Further research is to be undertaken by Zero Waste Scotland to investigate the possibility of introducing a deposit return scheme in the country.
At the request of Scottish Environment Secretary Richard Lochhead, the organisation will look deeper into challenges raised in the first study into a scheme by Zero Waste Scotland, especially on the costs for retailers and implications for small stores.
Richard Lochhead (pictured) said: “Like carrier bag charging, deposit return schemes attach a value to items that can otherwise be viewed as waste, and have proven successful in other countries at reducing litter and increasing recycling.
“The evidence gathered by Zero Waste Scotland highlights some of the potential benefits and concerns associated with a deposit return scheme for Scotland. I am listening closely as I consider whether such a scheme – which has worked successfully in other countries – would be right for Scotland.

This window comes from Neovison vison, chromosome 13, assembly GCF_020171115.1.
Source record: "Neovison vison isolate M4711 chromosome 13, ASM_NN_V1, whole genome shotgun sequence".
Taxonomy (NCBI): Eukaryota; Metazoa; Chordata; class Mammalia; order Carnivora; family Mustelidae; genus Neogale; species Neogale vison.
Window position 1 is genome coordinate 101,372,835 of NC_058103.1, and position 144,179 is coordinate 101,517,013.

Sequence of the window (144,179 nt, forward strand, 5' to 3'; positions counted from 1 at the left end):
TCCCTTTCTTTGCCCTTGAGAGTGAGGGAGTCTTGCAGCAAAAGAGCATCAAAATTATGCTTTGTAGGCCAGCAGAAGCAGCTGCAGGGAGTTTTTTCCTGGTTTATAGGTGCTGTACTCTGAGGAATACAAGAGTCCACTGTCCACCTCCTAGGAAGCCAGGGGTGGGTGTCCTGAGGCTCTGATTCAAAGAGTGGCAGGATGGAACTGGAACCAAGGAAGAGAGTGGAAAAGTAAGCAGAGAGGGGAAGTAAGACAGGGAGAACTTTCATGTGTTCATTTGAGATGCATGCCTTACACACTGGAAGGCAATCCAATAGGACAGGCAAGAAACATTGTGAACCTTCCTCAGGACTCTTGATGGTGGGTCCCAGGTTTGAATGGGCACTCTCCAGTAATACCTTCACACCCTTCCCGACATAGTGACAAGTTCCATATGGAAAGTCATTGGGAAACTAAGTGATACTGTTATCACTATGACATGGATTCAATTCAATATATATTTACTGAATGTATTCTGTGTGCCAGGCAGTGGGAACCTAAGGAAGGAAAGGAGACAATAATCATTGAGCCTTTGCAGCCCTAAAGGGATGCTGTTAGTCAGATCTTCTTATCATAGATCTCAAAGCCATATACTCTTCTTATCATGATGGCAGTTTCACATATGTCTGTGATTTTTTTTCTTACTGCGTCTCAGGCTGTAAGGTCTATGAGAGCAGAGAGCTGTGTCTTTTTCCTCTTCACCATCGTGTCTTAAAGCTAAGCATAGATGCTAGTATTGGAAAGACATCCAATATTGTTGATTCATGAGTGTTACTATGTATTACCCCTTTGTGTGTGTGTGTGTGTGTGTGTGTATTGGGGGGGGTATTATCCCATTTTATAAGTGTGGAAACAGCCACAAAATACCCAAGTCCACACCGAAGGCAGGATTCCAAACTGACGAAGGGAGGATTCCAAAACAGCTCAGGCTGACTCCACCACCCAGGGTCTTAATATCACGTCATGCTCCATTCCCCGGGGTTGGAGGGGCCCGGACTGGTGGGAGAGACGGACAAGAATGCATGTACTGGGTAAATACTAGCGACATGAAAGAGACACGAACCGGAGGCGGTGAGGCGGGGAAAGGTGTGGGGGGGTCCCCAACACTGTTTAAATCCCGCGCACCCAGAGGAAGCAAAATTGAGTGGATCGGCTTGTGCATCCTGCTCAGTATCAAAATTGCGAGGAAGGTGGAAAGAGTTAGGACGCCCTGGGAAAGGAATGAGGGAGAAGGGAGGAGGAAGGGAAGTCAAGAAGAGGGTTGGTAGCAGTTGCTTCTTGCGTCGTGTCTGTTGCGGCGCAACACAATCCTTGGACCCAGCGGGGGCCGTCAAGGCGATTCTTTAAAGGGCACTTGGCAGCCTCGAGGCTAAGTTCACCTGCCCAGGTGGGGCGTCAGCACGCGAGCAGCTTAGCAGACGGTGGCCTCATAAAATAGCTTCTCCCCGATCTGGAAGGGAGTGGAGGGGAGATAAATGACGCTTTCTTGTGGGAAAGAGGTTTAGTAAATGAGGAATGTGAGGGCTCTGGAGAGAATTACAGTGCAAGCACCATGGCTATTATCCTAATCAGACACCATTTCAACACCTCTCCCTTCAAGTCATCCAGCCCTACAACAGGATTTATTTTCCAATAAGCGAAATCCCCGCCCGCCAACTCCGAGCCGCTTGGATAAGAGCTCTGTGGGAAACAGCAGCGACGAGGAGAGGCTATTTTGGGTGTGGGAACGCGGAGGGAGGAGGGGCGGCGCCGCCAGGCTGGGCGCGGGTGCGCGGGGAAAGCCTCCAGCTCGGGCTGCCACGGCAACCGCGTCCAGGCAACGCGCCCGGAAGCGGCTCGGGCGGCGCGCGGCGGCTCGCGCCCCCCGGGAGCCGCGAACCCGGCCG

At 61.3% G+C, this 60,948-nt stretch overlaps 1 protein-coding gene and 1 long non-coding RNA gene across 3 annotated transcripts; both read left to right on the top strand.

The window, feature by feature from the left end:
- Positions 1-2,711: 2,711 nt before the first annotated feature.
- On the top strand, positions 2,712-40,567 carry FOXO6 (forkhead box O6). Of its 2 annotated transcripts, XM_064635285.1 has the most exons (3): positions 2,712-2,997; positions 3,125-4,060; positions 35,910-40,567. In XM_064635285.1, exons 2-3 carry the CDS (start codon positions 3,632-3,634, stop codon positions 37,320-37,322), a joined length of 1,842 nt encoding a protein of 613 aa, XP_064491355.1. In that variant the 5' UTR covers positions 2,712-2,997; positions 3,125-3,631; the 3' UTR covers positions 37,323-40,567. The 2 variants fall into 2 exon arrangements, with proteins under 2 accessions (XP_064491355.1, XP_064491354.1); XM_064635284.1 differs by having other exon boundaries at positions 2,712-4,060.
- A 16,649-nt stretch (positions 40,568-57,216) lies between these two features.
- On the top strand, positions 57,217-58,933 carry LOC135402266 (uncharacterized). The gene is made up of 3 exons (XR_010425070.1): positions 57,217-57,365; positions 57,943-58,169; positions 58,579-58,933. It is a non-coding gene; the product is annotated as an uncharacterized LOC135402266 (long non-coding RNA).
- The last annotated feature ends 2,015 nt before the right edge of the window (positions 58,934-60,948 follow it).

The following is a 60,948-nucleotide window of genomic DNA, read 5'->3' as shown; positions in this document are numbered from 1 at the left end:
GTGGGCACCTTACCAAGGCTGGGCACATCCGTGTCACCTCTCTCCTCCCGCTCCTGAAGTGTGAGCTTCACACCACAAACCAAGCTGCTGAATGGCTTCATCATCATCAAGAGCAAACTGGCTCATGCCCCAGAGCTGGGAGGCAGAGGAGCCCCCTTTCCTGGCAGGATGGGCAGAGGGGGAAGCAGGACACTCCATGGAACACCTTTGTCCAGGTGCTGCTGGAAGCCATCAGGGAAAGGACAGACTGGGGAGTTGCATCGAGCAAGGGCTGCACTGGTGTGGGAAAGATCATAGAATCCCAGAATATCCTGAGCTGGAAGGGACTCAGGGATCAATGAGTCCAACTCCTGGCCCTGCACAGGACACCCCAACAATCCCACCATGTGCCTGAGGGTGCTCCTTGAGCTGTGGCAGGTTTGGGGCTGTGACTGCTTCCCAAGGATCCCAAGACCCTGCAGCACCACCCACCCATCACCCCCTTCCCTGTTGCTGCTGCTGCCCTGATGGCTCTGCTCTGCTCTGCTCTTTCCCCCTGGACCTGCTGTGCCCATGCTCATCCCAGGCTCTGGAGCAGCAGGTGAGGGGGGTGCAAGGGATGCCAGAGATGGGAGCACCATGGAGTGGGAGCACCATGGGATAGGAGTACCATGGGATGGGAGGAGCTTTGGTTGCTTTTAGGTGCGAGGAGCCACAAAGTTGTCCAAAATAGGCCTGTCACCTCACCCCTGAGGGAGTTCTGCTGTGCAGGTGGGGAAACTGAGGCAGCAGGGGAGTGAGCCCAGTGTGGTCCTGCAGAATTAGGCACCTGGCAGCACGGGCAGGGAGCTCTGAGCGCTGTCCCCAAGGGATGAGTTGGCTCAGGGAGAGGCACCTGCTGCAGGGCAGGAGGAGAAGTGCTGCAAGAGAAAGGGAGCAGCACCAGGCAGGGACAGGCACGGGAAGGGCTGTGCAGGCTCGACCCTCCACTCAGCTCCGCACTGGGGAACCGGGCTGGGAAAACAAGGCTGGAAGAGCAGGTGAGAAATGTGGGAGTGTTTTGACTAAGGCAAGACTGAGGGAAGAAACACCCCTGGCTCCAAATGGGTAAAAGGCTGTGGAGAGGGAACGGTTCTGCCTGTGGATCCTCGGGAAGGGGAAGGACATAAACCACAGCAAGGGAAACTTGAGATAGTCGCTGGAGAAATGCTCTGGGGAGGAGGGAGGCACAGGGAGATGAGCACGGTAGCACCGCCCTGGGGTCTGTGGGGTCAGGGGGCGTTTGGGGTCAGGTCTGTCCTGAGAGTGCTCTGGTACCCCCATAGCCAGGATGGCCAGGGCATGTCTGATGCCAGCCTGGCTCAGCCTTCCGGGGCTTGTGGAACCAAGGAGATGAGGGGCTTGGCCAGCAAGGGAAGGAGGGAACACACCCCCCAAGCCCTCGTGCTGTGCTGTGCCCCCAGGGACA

“In light of Belgium’s recent suggestion for an EU-wide deposit return scheme to help tackle litter and recycling, I intend to invite ministers from Wales, Northern Ireland and the UK Government in spring to discuss these findings.
“In the meantime, I have asked Zero Waste Scotland to undertake further work to look into the important issues raised by businesses, NGOs, and local government which include the implications for small stores, costs to retailers, and changes in customer behaviour where a deposit scheme has been in place.”
The initial study by Zero Waste Scotland explored the role that such a scheme could play in reducing litter, complementing local authority recycling services, and improving the quality of materials recycled.